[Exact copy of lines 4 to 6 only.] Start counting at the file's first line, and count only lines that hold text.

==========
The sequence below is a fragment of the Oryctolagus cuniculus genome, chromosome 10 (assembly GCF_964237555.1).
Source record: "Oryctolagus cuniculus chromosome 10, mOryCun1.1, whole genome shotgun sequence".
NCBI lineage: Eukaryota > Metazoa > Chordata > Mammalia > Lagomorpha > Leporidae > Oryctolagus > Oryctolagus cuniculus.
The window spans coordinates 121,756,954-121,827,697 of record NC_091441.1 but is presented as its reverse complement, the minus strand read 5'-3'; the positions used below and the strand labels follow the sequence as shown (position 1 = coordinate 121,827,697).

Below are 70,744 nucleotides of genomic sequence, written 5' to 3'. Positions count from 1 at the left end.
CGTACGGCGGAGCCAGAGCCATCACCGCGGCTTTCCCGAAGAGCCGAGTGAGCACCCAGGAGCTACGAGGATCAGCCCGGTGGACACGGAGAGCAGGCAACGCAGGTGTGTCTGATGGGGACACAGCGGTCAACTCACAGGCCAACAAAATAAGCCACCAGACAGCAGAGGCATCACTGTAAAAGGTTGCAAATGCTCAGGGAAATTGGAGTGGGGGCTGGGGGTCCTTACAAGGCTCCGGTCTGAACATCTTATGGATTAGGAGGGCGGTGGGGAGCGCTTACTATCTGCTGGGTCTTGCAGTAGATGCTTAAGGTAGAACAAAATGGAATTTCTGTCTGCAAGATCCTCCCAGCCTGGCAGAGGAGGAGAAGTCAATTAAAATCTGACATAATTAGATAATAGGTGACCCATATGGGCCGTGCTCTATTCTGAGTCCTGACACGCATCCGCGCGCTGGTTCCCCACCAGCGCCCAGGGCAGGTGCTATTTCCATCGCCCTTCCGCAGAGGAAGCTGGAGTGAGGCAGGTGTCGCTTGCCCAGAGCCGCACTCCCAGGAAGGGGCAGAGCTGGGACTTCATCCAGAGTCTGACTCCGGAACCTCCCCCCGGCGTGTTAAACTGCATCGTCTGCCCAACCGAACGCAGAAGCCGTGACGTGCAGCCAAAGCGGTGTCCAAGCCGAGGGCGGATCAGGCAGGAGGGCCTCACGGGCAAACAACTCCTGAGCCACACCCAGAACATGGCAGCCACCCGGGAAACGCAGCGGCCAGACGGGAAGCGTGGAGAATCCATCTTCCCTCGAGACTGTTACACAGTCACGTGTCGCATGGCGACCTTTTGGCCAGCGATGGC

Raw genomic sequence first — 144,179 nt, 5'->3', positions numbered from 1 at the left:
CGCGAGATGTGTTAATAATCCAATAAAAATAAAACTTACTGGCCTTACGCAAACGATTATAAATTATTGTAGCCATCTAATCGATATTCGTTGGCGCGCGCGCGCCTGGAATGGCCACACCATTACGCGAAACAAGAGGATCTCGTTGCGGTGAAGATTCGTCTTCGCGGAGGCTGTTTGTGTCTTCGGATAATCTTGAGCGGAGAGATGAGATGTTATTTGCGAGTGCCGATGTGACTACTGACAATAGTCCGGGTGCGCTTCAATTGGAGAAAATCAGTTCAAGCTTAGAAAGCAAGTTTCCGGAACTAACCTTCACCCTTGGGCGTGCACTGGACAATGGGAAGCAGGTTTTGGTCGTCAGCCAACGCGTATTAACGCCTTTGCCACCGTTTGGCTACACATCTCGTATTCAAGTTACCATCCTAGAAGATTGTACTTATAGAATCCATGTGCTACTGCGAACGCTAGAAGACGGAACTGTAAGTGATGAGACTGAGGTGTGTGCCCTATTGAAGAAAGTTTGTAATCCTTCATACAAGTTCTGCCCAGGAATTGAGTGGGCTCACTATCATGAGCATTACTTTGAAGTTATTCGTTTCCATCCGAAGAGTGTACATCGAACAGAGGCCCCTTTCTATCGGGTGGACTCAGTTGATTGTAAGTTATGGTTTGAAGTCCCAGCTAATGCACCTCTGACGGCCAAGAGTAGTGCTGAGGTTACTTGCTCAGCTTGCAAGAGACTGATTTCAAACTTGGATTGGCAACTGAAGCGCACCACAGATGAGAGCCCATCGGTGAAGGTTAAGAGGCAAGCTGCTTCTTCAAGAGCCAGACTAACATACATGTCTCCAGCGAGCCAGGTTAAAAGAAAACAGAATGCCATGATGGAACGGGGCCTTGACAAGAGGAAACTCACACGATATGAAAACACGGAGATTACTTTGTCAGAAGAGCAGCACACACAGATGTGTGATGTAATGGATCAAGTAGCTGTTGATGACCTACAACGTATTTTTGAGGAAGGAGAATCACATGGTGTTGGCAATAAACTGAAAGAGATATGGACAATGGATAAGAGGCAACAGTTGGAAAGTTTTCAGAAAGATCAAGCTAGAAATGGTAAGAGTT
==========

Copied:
The window spans coordinates 121,756,954-121,827,697 of record NC_091441.1 but is presented as its reverse complement, the minus strand read 5'-3'; the positions used below and the strand labels follow the sequence as shown (position 1 = coordinate 121,827,697).

Below are 70,744 nucleotides of genomic sequence, written 5' to 3'. Positions count from 1 at the left end.
CGTACGGCGGAGCCAGAGCCATCACCGCGGCTTTCCCGAAGAGCCGAGTGAGCACCCAGGAGCTACGAGGATCAGCCCGGTGGACACGGAGAGCAGGCAACGCAGGTGTGTCTGATGGGGACACAGCGGTCAACTCACAGGCCAACAAAATAAGCCACCAGACAGCAGAGGCATCACTGTAAAAGGTTGCAAATGCTCAGGGAAATTGGAGTGGGGGCTGGGGGTCCTTACAAGGCTCCGGTCTGAACATCTTATGGATTAGGAGGGCGGTGGGGAGCGCTTACTATCTGCTGGGTCTTGCAGTAGATGCTTAAGGTAGAACAAAATGGAATTTCTGTCTGCAAGATCCTCCCAGCCTGGCAGAGGAGGAGAAGTCAATTAAAATCTGACATAATTAGATAATAGGTGACCCATATGGGCCGTGCTCTATTCTGAGTCCTGACACGCATCCGCGCGCTGGTTCCCCACCAGCGCCCAGGGCAGGTGCTATTTCCATCGCCCTTCCGCAGAGGAAGCTGGAGTGAGGCAGGTGTCGCTTGCCCAGAGCCGCACTCCCAGGAAGGGGCAGAGCTGGGACTTCATCCAGAGTCTGACTCCGGAACCTCCCCCCGGCGTGTTAAACTGCATCGTCTGCCCAACCGAACGCAGAAGCCGTGACGTGCAGCCAAAGCGGTGTCCAAGCCGAGGGCGGATCAGGCAGGAGGGCCTCACGGGCAAACAACTCCTGAGCCACACCCAGAACATGGCAGCCACCCGGGAAACGCAGCGGCCAGACGGGAAGCGTGGAGAATCCATCTTCCCTCGAGACTGTTACACAGTCACGTGTCGCATGGCGACCTTTTGGCCAGCGATGGC